Tonk G, Kumar A, Gupta A, Indian Journal of Orthopedics. 2014;41:390-393. Article summary by Samantha Crager SPT, CSCS from Missouri State University, Springfield, Missouri
The prospective observational study was done to assess the efficacy of autologous Platelet Rich Plasma injection in lateral epicondylitis of the elbow, and compare the result with low-level laser therapy. The study consisted of 81 participants between the ages of 20-70, with chronic lateral epicondylitis, which were divided into two groups, the Platelet Rich Plasma group (n=39) and laser therapy group (n=42). All participants presented after 7 days since onset of pain and one of the following positive clinical tests: Tenderness elicited just distal and anterior to the lateral epicondyle, pain with resisted wrist extension with an elbow in full extension, Coffee cup test – picking up a full cup associated with localized pain at lateral epicondylar region, chair test – picking up a chair with extended elbow, Thomson test-flex the patient shoulder to 60° with the elbow extended, forearm pronated, and wrist extended 30°, apply pressure to the dorsum of second and third metacarpal in the direction of flexion and ulnar deviation and the Cozens test – flex elbow and extended wrist against resistance. Exclusion criteria included: rheumatoid arthritis of the elbow, cervical radiculopathy, infective pathology, neoplastic lesion, dermatomyositis, previous trauma around the elbow, previous lateral epicondylitis surgery, or steroid injection within 3 months.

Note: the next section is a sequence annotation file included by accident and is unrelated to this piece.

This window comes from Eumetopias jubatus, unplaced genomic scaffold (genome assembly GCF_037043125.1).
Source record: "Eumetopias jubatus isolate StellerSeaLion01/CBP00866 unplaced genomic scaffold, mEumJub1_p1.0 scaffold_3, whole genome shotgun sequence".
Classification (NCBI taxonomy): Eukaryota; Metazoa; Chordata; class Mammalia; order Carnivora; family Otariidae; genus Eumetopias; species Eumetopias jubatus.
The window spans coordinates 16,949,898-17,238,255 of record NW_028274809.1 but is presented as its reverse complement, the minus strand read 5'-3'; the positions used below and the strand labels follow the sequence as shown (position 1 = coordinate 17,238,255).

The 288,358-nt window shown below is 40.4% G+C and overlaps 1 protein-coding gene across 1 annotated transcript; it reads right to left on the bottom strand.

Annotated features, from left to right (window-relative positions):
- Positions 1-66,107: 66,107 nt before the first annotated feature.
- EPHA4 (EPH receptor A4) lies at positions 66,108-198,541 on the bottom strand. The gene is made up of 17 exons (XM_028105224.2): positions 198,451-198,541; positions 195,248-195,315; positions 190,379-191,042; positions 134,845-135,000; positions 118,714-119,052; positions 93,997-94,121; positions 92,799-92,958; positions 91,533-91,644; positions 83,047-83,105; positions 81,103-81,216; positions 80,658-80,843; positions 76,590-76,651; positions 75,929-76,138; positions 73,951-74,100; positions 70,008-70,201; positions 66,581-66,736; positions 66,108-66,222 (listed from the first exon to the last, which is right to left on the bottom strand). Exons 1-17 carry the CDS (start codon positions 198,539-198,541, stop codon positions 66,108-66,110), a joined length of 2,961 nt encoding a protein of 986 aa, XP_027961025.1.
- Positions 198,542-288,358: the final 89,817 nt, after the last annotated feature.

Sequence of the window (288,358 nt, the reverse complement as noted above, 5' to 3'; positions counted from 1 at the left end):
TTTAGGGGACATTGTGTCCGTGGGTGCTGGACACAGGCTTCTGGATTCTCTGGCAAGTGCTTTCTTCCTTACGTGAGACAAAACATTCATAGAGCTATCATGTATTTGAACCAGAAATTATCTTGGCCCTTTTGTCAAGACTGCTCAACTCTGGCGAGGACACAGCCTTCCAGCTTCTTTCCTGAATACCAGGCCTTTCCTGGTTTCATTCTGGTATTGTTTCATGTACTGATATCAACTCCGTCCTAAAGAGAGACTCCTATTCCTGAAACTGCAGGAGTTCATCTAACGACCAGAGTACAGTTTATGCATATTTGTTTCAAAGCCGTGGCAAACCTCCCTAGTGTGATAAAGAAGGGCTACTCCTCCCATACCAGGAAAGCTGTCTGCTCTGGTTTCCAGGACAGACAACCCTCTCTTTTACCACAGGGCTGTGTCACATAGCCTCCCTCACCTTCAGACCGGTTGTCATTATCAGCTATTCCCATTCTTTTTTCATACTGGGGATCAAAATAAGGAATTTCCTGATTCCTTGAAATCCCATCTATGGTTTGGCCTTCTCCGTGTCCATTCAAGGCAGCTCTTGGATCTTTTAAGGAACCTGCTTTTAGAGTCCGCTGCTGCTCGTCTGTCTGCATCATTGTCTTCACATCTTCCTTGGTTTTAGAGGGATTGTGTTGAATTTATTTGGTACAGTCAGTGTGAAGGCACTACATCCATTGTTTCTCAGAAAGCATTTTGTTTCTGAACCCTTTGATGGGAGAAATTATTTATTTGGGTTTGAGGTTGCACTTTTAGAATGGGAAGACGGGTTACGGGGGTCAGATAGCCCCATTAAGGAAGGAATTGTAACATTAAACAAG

The platelet rich plasma group received an injection at the site of maximum tenderness and in the vicinity of the lateral epicondyle. The technique included 5 penetrations of the tendon. The Laser group received 10 treatments at 5 minutes each. Both groups received a treatment plan that included standardized stretching for 2 weeks, and a forearm strengthening program, and at 3 weeks patients were allowed to proceed with normal sporting or recreational activities as tolerated. Patient data were re-assessed with the Student t-test (Bonferroni correction), Chi-square test, Fisher test, and the Nirschl staging system for pain.
Lateral epicondylitis is a common diagnosis that is seen today and has several different treatment options including, but not limited to, corticosteroid injections, physical therapy, and laser therapy. This study demonstrates the possible effects of platelet rich plasma injection to the lateral elbow with the use of therapy for prolonged results. According to the studies the outcomes demonstrate that laser therapy has initial positive effects on decreased pain exceeding that of platelet rich plasma until week two. At this point there becomes a statistical difference from week three through 12 months in which platelet rich plasma treatment in conjunction with physical therapy shows a greater reduction in pain and decreased reccurrence in the long term.